The post question state is only displayed on the jumbotron screen. There is a glide record called to show each player’s overall score so far and who got the most recent question right. This is a fun moment to watch the crowd as people realize that they actually knew answer. There is usually an audible “oh yeahhh” as about half the people ‘recognize’ the correct answer just after time expired. It then waits for the gamemaster to click to move on to the next question.



This process repeats, each time verifying how many questions have passed until all questions are completed. Once that condition is met, the state is changed to ‘roulette’. In the ‘roulette’ state, each player is given chips equal to the number of questions they got right. On their screen, they see a roulette board where they can place their chips. Once submitted, their selections are saved in their player to game record and the gamemaster can move on to the spin. We elected to use a manual roulette wheel since its more fun and trustworthy to watch it click along the wheel, willing it to land on the spaces you selected. So little technical aspect there. The gamemaster updates which spin won which triggers a business rule to mark those who selected it as a winner.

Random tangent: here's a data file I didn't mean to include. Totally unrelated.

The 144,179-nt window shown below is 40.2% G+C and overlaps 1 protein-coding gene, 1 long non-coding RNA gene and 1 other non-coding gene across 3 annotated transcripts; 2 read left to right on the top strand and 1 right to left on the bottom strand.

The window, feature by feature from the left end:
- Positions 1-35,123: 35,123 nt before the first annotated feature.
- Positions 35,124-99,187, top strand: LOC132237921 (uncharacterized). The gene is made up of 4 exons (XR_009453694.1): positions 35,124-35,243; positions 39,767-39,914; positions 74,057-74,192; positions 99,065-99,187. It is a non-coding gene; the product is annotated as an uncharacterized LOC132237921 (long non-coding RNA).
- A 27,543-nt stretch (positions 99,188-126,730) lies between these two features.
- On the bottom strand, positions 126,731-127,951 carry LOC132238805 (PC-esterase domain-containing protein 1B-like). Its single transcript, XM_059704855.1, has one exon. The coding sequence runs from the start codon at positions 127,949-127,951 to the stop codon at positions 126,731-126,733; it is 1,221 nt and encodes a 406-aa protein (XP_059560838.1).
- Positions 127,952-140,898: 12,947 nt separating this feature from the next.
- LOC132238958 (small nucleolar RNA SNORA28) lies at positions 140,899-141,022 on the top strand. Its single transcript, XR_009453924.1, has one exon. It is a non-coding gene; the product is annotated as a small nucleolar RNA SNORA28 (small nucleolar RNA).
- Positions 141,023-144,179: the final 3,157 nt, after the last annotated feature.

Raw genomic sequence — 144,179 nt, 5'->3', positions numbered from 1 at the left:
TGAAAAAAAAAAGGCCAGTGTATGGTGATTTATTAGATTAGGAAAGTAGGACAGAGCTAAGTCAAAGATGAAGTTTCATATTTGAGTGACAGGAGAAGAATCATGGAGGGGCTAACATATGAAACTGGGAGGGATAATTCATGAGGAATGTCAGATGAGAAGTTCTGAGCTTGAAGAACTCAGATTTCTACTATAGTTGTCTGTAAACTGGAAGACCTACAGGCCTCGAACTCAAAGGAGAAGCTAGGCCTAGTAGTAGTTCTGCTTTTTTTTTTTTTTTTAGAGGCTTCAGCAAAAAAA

What remains is some interesting data that we collected over the conference week:

  • Out of 7 questions asked, the average correct was only 3.13. Not great but not terrible. Knowledge attendees got almost half right.
  • Our most chosen categories were Television (139), Places (138), and biology (135). Beyond that, the categories chosen  quickly fell into the 80’s and evened out around the 50’s. It’s a pretty steady decline from there reaching all the way down to that “upopular” history category,  chosen only 16 times.
  • Our roulette spins were fairly uniform except for a few outliers. Of the 12 categories players chose to place their chips, 9%-15% were winners when the wheel stopped. Two of the categories selected won an unbelievably low at 2% and 3%. Hopefully the Nevada Gaming Commission doesn’t come after us for improper wheel weighting.
  • Finally I want to give a shout out to the 12 people who answered every question right in a game. They are Rockstar trivia players! I didn’t accomplish that in the 100 times I played it in testing.